Artists don Altered Egos at Young Blood
Freud gave a name to our malleable self-image: the ego, a term that spawned words like self-esteem and self-affirmation at the same time it put the finger on egocentrism, egomania and egotism. Young Atlantans Debi Boyette, Sherri Caudell, Tricia Patterson, Christian Gordy and Critter Jiminez, self-described as "five degenerates," present Altered Egos at Young Blood Gallery this month. Calling themselves pseudo artists, they take on pseudo personas and pseudonyms to air their quirky colorful self-expressions. "You'll never have too many mice," Gordy's gooey abstract collage painting, was created by his claustrophobic self. Gordy's real chef d'oeuvre is the bulletin board that his "Booga G" self crammed with the flotsam and jetsam of his wandering aesthetic journey from 1978 to present. It's a textured wall of scribbled notes, letters, photo copies, stickers and Polaroids he took of his action figure toys at the age of 6, photos of tattoos and men's shoes, awkward paste-ups and drawings, drawings, drawings. His small portraits, cartoon character, aliens, doodles and graffiti document a style in constant flux. The nostalgic pack rat even saved a coloring book nativity scene signed "Crischun." A small shelf beside his papered wall situates some of Gordy's domestic source material. But how could Ramen noodles compete with a rubber lobster, a red doll's head crowned in white roosters, a plastic gorilla, voodoo candles and a plastic nose in a small hinged jewelry box?
Boyette takes over the dark side of Altered Egos, but not without a wincing smile. Having been psychologically damaged by her wicked stepsister, Boyette becomes "Missy Society" to create "My sister is." In a sequence of blue, red, yellow and green frames, she transforms a childhood image of her stepsister from a sinister angel into a live-chicken-eating demon. Missy Society also shows a very funny series of photo booth pix with naughty puppets and stuffed animals that smoke and drink beer.
"Miss Understood" takes over for two distracted paintings about Boyette's therapy sessions inhabited with shadowy insects, multiple heads and repeating phrases "Imagination and Reality" and "He's No Fool." She's "Miss Lead" for the untitled collage painting about her painful relationship with her stepmother. Red paint surrounds a yellowed, torn page from a dictionary where "selfless," "self-control" and "self-denial" have been crossed out, while selfish and self-centered are underlined. Splayed out like fingers are fragments of an emotion-filled handwritten letter to her stepmother and returned to Boyette with grammar and spelling corrections.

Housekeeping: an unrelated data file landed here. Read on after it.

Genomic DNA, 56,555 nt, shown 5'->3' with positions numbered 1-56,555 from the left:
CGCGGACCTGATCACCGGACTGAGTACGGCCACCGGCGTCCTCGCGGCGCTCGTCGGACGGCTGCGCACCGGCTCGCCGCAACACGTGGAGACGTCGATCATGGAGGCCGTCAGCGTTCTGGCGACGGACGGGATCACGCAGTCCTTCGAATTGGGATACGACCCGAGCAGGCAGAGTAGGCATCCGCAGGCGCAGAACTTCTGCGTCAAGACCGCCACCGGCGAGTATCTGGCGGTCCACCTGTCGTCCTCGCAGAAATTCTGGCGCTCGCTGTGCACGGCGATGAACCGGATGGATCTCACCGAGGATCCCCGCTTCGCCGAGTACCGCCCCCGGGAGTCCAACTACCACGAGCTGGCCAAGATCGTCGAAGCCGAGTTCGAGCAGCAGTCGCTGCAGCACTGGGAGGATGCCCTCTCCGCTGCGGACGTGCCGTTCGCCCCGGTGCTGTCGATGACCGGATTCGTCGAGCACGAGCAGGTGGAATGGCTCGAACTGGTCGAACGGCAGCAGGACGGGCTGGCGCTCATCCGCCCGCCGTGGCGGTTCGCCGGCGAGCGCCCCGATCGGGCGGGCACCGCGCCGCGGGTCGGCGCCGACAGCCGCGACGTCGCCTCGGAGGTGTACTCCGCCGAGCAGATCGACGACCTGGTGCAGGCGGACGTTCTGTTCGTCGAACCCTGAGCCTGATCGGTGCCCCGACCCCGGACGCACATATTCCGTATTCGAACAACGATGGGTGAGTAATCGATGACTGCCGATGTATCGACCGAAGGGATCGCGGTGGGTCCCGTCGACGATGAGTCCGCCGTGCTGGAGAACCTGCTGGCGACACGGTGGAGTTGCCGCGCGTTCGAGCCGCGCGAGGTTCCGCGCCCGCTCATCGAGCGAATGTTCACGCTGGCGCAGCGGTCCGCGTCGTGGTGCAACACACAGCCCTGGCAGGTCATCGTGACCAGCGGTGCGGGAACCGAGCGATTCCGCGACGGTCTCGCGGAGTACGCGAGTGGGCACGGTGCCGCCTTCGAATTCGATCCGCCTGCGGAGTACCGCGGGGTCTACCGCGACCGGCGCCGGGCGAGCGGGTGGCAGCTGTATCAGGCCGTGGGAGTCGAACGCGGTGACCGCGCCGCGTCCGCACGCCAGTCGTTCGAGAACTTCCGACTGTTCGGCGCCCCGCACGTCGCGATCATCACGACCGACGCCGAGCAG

Sherri Caudell, known here as "Jane De Beauvoir," is responsible for the messy teen-toned collages with the bubblegum titles "ABC," "123" and "Twiggy." The altered ego of her housewife mother is described in "Marriage Is Fun." Collaged beneath a small rusty broiler grate are a wedding cake turned on its ear, cheerful bouquets of flowers and a smiling photoportrait of her young mom. "She's trapped under the stove," explains Caudell.
A shoe fetish preoccupies Tricia Patterson, who takes the alias "Patty Cakes" for her group of assemblages. Patty fished in thrift stores and trash bins for children's and doll shoes, then enshrined them grunge-style in boxes or suspended from strings on rectangles of pasty pastel canvases and wood. Her "Susan Carter" self chose to paint abstractions centered on repeating red gourds and red-eyed eggs in settings textured and shaped with ripped bits of masking tape.
Critter keeps her name, probably because of her ego's plans to be the next hot designer. She indulges herself in three frocks that wobble between new wave and frump. They could definitely walk down the street in L5P without a wink. Topped with a ruffled apricot stand up collar, "Stars and Stripes" is made of a pink flowered fabric trimmed in black lace hem tape and gathered in little poufs around the torso. Critter tops the also flowery "Big Poofy Skirt" with a gray felt vest.
Exploring their other than everyday selves, these artists play at self-analysis in what turns out to be a funny, fun and artful affirmation of altered egos.
Altered Egos is on display through Sept. 3 at Youngblood Gallery, 629 Glenwood Ave. 404-627-0393.